Only yellow, black and chocolate? !

Discussion in 'Labrador breeding & genetics' started by JaxnTrouble, May 25, 2016.

  1. Lucy

    Lucy Administrator Forum Supporter

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    I'm not sure about this.

    Any recessive gene can remain hidden for a very long time, depending upon how rare it is in the first place. You need both parents to have this rare gene, in order for it to be expressed. If only say 0.1% of the individuals had it, then the chances of them breeding with another individual who also had it would be tiny.

    This is how some very nasty recessive genetic disorders can go hidden for several generations in a family before expressing.

    In addition to the genetic side, the charcoal (dilute black) gene is also not always immediately easy for people who don't know what they are looking for to spot. Therefore there is I suppose a small possibility that charcoal dogs have been produced at certain times without people noticing anything amiss...
     
  2. editor

    editor Administrator

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    This is actually a topic very close to my heart and one that I have given a lot of thought to. For those who would like to know more about the downsides of purebreeding there is a mountain on information on the ICB website

    This is a good article http://www.instituteofcaninebiology...ew-of-extinction-risk-of-dog-breeds-in-the-uk
     
  3. Oberon

    Oberon Moderator Forum Supporter

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    Many recessive genes don't have an outwardly visible effect, or their actions are modified by other genes, or by environmental factors that impact on their expression. Dilute colour genes in dogs are not like that. They have a simple and direct action.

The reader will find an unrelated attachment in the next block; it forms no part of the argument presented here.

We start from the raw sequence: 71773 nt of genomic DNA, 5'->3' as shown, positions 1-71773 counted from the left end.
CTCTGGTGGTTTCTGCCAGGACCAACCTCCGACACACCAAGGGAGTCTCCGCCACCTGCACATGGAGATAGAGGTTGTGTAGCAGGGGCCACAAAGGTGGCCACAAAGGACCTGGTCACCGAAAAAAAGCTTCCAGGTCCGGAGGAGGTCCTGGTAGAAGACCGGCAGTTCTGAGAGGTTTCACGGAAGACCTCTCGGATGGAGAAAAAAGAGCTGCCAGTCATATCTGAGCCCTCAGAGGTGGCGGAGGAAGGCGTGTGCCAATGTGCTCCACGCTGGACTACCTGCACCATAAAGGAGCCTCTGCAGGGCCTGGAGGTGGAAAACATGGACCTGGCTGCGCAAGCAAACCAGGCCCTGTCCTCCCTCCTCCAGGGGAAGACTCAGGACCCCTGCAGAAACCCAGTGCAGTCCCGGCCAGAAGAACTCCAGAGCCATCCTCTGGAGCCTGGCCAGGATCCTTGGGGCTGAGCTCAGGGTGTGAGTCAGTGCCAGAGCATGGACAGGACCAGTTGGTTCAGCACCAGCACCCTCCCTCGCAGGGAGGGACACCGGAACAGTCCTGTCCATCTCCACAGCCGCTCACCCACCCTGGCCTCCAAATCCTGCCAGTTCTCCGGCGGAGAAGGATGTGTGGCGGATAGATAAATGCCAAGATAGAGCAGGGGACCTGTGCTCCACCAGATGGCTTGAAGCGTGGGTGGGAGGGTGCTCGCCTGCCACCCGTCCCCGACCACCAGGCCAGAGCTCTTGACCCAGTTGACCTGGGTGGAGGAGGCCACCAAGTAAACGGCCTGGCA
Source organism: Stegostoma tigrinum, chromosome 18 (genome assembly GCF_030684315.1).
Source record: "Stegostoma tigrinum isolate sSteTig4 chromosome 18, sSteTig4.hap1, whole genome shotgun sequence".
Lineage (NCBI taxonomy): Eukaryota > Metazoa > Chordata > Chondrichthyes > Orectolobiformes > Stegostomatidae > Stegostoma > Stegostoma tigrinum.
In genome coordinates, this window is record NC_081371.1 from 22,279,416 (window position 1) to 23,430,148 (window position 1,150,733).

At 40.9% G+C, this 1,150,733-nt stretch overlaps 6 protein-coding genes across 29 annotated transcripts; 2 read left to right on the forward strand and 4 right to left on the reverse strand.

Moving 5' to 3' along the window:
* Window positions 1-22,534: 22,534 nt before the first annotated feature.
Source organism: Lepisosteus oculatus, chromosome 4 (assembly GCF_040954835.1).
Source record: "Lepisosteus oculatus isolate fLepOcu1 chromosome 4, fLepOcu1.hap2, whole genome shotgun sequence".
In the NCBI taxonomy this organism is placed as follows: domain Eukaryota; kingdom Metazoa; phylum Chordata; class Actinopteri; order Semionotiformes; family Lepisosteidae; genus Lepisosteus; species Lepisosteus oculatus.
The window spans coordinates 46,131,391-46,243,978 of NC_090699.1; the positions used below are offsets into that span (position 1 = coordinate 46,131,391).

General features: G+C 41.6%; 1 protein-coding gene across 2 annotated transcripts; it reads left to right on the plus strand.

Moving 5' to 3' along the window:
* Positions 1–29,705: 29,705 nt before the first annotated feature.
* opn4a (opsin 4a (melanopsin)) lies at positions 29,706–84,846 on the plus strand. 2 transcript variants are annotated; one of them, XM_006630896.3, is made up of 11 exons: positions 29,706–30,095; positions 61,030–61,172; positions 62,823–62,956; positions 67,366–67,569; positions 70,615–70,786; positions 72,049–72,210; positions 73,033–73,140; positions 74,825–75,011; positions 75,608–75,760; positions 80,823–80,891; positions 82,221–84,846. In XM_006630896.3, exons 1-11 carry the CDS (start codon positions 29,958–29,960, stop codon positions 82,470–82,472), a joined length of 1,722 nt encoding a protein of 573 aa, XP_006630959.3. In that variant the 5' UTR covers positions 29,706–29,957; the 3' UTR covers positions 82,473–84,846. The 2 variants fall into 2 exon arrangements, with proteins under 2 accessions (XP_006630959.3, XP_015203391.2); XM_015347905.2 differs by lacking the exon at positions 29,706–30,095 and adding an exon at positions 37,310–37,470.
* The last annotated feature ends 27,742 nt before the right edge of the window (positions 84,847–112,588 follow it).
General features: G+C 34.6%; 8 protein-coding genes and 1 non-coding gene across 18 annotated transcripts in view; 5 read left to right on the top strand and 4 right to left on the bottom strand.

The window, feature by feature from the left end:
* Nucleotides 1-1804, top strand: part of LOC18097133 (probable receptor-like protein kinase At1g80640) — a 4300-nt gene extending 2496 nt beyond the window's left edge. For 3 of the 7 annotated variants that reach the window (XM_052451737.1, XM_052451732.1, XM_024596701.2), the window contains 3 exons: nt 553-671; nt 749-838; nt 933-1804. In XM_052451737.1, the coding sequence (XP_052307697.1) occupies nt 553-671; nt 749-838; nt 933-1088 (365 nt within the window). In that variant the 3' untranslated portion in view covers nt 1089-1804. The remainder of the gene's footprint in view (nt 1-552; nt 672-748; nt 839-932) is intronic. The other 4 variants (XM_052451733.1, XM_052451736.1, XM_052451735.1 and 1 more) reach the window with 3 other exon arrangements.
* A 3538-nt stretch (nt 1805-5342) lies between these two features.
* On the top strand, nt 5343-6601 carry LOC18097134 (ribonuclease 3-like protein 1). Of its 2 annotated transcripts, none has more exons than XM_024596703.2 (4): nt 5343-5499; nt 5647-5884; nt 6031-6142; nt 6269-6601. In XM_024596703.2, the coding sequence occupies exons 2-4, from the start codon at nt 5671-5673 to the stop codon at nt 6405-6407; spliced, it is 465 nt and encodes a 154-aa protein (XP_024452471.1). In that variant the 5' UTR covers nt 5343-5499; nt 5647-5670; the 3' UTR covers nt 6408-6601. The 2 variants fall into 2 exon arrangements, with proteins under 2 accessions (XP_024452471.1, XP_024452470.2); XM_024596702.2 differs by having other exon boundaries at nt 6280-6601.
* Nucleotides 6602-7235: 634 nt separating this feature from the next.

Having said that, definitely it is true that the gene could have been around for a long time but present in one dose only in a small number of dogs, few of whom were used for breeding. But in the early days of the development of the Labrador the pool of breeding dogs would've been small and any clearly and readily expressed genes like the dilute gene would've been pretty likely to pop up, had they been there at the start. Just like the yellow gene - despite early breeders' attempts to get rid of it. I think it's at least safe to say that the dilution gene was introduced into the breed at a later time then the yellow gene. Just my view based on how I have reasoned it out for myself :)
     
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  4. Nade

    Nade Registered Users

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    This is just one more conformation from where the silvers come, as well as the disease. I do not know how rare it is for silvers, but I see more and more of it.
     
  5. editor

    editor Administrator

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    Its in other breeds with the dilute gene too, it is linked to the double D gene rather than a specific breed

    Interestingly, it is claimed that there was Chesapeake Bay Retriever ancestry in early labs, and one theory is that the dilute gene came from them. Unless we can get a definitive gene test though, its all going to be speculation :)
     
  6. JaxnTrouble

    JaxnTrouble Registered Users

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    No science behind my thinking , just personal opinion . I need more research before I post my theory...
     
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  7. SueNZ

    SueNZ Registered Users

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    My girl is a Champagne yellow, eebbdd, and even though there are only a dilute few Labradors in NZ, I have found that price-wise they are on a par with any responsible breeder's pups of any breed who health test for as many possible problems as tests are available, and considerably less than many of the fashionable breeds and even the 'designer' cross breeds with no health tests at all!

    I think it is a case of buyer beware, but then we might just be lucky here in NZ that these beautiful dogs are not overpriced because of their so called rarity and their responsible breeder is doing a great job and not out to make a quick buck because of their rarity. No we can't register them, even though their American bred parents are registered over there, but they are being used for purposes that don't need papers-hunting, visiting the sick and elderly, obedience and in my girls' case we are working our way up Canine Good Citizen , having achieved Foundation and Bronze so far.:)
     
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  8. Ski-Patroller

    Ski-Patroller Cooper, Terminally Cute Forum Supporter

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    Interesting. My understanding was that Chesapeake Bay Retrievers were developed from Labs and some other breeds to make a harder, more protective dog.
     

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